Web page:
By Emily Williams
Thumping sounds on a Saturday evening drew people from streets away to a neighbor’s front yard.
That thumping? It was the rhythm of Taiko drumming, a traditional Japanese style, and it was emanating from a porch on Quebec Street. Setting up lawn chairs, neighbors gathered to watch Mark Rooney, Kristen Koyama, Kota Mizutani and Erika Ninoyu as they filled the block with music.
Even as so many of us remain cautious and careful due to COVID-19, music filled the city during April’s Spring Porch Fling. The event was sponsored by the College Park Arts Exchange (CPAE) and featured live performances, line dancing and even painting. The goal of this event was to bring the community together, all the while maintaining safe social distancing.
“There’s something about the shared experience, not just seeing live music but sharing that with other people and being a part of an audience … it’s important for everyone’s collective mental health and soul,” Rooney said.
Rooney, a Taiko instructor and performer, has lived in College Park since 2013. He said that the pandemic has made it harder for him to connect to share his music with people, citing the lack of in-person events and concerts.
“The inability to connect to an audience directly … it sort of takes your breath out of you,” Rooney said. “It really is defeating.” But participating in CPAE events this past year has helped him build connections within the community, and for that he’s grateful.
Guitarist Dominic Elliott echoed Rooney’s thoughts, emphasizing that music brings people together. Elliott plays the guitar, both acoustic and electric, and lives in the District, though he grew up in neighboring Hyattsville. When CPAE Director Melissa Sites reached out to artists in an email, Elliott jumped at the opportunity. He wanted to do what he could to help out the community.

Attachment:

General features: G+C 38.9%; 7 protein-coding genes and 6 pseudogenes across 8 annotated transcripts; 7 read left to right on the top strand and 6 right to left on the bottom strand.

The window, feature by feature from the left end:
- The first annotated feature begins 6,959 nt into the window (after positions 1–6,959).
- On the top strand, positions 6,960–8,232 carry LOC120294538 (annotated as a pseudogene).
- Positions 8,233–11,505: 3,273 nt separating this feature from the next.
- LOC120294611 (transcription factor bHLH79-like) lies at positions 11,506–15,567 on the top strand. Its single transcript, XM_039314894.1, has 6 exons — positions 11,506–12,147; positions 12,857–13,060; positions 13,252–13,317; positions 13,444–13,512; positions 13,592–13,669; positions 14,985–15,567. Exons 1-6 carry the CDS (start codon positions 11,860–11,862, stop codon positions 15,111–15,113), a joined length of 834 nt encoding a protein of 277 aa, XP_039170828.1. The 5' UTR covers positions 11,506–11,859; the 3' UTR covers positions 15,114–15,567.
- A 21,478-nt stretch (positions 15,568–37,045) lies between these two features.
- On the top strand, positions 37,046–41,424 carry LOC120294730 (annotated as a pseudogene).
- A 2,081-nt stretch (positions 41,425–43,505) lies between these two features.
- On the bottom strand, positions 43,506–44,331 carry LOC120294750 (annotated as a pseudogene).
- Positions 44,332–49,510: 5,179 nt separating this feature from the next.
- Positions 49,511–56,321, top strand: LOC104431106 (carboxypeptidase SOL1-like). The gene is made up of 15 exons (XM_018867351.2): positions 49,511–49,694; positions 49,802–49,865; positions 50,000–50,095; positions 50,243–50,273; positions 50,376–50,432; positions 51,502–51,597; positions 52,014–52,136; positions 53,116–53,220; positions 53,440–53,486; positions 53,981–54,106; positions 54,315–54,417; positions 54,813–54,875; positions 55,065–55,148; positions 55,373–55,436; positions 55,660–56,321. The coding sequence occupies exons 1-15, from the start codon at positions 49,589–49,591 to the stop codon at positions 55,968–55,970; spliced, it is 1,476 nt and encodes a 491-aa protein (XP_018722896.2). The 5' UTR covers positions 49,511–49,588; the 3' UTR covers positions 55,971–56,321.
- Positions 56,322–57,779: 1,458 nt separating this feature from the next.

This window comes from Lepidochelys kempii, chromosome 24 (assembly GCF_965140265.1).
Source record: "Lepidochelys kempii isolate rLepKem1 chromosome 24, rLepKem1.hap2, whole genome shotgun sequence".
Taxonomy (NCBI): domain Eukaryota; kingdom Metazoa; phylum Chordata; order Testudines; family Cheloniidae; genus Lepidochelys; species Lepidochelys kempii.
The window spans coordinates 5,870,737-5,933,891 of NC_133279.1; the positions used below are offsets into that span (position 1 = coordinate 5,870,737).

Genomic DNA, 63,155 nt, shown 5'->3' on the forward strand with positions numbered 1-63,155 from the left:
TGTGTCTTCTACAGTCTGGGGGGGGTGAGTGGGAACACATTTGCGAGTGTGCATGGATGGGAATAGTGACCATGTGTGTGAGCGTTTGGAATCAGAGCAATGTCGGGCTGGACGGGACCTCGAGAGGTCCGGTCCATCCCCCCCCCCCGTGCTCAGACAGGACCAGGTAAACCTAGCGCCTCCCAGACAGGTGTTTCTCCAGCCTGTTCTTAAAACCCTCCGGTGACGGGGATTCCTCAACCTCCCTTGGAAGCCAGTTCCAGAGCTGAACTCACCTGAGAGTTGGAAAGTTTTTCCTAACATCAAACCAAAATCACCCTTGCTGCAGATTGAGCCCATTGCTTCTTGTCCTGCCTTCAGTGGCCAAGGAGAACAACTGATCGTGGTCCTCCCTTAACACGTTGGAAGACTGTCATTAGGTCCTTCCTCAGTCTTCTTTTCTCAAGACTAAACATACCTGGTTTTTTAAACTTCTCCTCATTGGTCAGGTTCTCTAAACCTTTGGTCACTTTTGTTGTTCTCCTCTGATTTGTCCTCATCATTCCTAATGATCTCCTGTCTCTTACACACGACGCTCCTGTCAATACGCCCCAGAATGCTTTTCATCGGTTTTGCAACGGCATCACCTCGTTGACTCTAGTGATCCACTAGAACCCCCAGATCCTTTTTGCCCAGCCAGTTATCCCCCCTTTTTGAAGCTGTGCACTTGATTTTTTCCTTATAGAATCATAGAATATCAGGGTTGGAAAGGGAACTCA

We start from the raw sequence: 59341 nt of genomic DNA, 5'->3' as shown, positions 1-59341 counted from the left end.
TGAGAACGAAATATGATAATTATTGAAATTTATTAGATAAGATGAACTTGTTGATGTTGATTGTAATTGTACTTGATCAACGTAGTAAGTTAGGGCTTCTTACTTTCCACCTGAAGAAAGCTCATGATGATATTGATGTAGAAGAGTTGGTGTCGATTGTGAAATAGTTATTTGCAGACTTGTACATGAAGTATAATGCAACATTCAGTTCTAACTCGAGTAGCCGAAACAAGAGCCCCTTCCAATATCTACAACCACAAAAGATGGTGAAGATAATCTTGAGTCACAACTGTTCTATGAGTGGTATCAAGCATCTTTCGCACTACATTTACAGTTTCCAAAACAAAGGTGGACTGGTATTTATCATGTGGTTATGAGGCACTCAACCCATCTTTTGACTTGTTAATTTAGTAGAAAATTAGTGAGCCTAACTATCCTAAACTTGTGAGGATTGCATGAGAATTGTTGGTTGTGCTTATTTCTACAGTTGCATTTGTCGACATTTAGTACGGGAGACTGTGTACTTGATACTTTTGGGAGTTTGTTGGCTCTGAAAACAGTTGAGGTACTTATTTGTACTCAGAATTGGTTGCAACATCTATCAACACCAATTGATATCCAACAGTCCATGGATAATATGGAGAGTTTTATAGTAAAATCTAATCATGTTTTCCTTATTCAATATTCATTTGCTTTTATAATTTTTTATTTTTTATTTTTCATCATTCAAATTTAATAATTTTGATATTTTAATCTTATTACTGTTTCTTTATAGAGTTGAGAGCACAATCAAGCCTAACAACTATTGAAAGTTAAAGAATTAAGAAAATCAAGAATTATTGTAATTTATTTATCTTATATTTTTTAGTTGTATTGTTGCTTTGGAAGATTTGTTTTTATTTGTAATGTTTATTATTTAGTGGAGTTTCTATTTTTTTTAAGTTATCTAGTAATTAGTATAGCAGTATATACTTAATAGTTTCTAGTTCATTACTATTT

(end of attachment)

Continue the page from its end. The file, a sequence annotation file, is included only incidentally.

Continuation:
“Playing this event, it’s great for people to know that live music still exists,” Elliott said.
Rich MacKenzie also performed during Porch Spring Fling, and said that having local artists come together and offer the event was important for the community. MacKenzie, who also goes by the stage name Shoemaker Levy, makes dream pop and shoegaze music, both of which feature reverb guitar over programmed drumbeats and keyboards.
MacKenzie went a step further and asked his neighbor Joseph Hoffman to create a short film to project onto him while he played during the event. Hoffman created a video of a pinball machine that looked like a lightning storm that matched MacKenzie’s beat.
MacKenzie said that while he was a bit nervous to perform live, the audience’s reaction boosted his confidence.
“If there are other musicians out there that maybe feel the same way I do, and they’re nervous to do this, I would say just do it,” he said. You just never know what kind of music your neighbors like.”
Aeryn Goldstein and Ananth Batni, members of the pop punk band Professor Goldstein, said that performing for the first time in six months was admittedly weird. But having an audience engage with their music — and even having a few run off to dance in a socially distanced manner — turned out to be a lot of fun, they said.
“There really is nothing like going and seeing a performer face-to-face,” Goldstein said. “You don’t get that energy — and you don’t get that energy back from the audience — when you’re doing stuff virtually.”
If you’d like to host or add your own music to Porch Play events, contact the College Park Arts Exchange at email@example.com.